It’s also worth noting that two of the above articles contain sentences that say something like, “climate change isn’t just about polar bears, it’s about security.” In the first it is national security and in the last food security.


Is this what news sounds like?

Working from home today, I spent some time with the TV on (CNN & MSNBC) and with the radio (NPR) on. Why did I have to read about the agreement between Munich Re and other companies to proceed with plans to build large-scale solar power plants across north Africa on a environmental blog? Thank goodness Grist exists to give at least a little coverage to the story [LINK]. This is a follow up to a previous entry on this blog.

The gist of the story is that the meeting appears to be a success, and the plan is for a 400billion Euro investment ( over how long I can't tell). It sounds like a lot, but according to the story, these solar power plants would account for 15% of Europe's power by 2050. Plus, it would provide a substantial amount of power to the countries of northern Africa. A reliable, reasonably affordable, source of electricity (and employment) would certainly help stabilize the local economical and political environments across the region. I hope that their timeline is conservative, as it would be much more exciting if they could get these plants online by, say, 2020, at least supplying some electricity to Europe.

There are critics according the article. The only one they cite is a German whose argument appears to be, why do this in north Africa and not Germany. Honestly, that is pretty lame. There are certainly prospects for solar energy in Germany, but they can't compare with subtropical Africa in terms of amount of sunshine and amount of open area. Secondly, if that's the only complaint, I hope these critics get together and put some money up to start building solar power plants in Germany; that would be terrific.

I can not express how exciting I think this project is. The fact that there are huge industry backers speaks to the potential benefits as well as profits. That the plan is long-term means that there won't be short-term disappointment when there isn't much progress in the planning stages (people get disappointed so fast, e.g., the American public's dissatisfaction with the pace of the Recover Act money being distributed). Plus, this project will push the technologies involved, especially those HVDC cables, into more affordable and reliable products. A bonus would be if some American companies took notice and started seriously working on a similar solution for both North and South America.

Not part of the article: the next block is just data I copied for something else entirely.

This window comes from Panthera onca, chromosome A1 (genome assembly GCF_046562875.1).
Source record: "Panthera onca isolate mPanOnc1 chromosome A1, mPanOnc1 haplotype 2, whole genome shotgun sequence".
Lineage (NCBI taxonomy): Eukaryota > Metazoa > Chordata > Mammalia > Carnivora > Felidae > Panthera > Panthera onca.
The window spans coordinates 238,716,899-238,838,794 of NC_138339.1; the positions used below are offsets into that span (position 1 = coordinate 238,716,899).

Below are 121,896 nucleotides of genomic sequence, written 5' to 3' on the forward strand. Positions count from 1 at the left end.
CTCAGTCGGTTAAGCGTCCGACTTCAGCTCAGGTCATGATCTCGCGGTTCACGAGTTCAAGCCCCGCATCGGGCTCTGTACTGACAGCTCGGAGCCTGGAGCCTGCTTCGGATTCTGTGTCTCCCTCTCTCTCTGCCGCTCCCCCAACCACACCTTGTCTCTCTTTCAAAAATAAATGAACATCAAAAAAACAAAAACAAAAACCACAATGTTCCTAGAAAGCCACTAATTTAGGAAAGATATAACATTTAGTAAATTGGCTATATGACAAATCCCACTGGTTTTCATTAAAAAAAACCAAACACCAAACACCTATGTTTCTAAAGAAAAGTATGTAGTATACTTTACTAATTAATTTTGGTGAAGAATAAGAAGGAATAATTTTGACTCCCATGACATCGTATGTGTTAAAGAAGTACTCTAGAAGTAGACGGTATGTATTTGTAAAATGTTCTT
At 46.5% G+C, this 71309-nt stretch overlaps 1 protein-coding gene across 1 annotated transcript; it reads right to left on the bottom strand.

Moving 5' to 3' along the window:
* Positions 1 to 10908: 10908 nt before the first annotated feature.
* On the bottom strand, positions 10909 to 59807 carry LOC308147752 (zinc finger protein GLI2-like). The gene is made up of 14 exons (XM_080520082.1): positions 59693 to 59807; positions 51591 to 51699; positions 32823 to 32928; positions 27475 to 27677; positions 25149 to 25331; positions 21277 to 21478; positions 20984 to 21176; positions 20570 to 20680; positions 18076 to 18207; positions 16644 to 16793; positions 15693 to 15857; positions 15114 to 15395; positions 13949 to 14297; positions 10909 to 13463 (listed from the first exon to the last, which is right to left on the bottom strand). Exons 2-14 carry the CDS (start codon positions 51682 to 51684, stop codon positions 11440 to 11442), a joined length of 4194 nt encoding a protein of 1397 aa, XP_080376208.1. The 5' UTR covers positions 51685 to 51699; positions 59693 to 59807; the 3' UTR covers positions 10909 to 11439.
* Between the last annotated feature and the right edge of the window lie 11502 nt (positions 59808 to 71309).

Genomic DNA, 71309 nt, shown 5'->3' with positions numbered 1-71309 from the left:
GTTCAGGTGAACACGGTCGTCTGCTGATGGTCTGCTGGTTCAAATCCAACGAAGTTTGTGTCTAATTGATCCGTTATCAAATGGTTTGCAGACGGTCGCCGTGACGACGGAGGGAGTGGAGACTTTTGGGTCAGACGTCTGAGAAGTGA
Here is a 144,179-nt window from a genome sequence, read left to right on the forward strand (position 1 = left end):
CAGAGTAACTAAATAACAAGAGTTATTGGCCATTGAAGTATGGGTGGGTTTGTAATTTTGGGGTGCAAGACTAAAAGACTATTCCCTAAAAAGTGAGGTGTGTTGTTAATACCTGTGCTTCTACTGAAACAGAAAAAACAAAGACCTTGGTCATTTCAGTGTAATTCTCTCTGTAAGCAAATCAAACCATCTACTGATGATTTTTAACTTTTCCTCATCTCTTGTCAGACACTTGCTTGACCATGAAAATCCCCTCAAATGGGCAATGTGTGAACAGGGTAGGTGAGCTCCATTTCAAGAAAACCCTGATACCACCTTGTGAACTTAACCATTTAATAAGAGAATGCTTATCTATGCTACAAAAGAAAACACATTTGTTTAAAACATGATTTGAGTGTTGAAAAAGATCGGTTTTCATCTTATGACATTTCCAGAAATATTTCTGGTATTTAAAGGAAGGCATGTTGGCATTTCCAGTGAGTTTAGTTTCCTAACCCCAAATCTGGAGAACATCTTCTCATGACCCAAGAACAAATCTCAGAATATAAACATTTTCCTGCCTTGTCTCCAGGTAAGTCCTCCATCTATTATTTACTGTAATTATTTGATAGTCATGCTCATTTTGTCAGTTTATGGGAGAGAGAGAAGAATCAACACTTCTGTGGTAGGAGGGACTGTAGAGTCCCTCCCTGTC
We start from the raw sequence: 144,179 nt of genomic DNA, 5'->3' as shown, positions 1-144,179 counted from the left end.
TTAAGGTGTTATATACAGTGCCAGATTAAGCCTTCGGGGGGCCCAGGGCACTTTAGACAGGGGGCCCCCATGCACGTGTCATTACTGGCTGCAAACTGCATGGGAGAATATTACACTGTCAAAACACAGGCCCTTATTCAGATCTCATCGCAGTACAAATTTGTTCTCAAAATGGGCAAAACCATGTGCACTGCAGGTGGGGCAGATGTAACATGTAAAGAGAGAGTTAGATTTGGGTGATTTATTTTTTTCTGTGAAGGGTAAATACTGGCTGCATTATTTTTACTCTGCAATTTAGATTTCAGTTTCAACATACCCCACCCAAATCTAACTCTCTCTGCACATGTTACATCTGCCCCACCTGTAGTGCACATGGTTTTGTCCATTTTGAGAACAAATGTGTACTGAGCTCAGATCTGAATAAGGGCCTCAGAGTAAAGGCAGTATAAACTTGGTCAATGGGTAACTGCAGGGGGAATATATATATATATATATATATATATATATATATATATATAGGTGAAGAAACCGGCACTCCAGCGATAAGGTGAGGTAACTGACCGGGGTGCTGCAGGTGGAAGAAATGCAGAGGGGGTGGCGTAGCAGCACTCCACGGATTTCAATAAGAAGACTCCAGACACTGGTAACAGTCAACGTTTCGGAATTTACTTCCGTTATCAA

"Greenest" cities

Just came across NRDC's list of greenest cites, which they actually call smartest cities. I like using 'smart' here rather than 'green,' and might try to remember to use that turn of phrase in the future.

Anyway, Seattle is at the top, which isn't a surprise. Other cities near the top are San Francisco, Portland, Oakland, and San Jose. Hmmm... seeing a trend here? Kind of a western, northern kind of vibe? Hmm.

Other cities of personal interest include Sacramento at #7 (good job Sac-town!), Denver at #9, and LA at #13. That's a pretty impressive ranking for LA considering the size of the place (and environmental problems that aren't going away any time soon).

Fort Collins is #3 on the medium-sized cities. They somehow get a good grade for transportation, though I'm totally baffled as to how that happened. Berkeley came in at a disappointing #11 in medium-sized cities. It might be because they rely on Alameda county and other regional resources, but that's just a guess.

Boulder is a small city (barely), and comes in at #2 for green building, but is just #56 overall. It's behind Santa Fe! This is quite a turn of events... what is going on Boulder???

So, go look for your favorite cities, the website is very nice: SmarterCities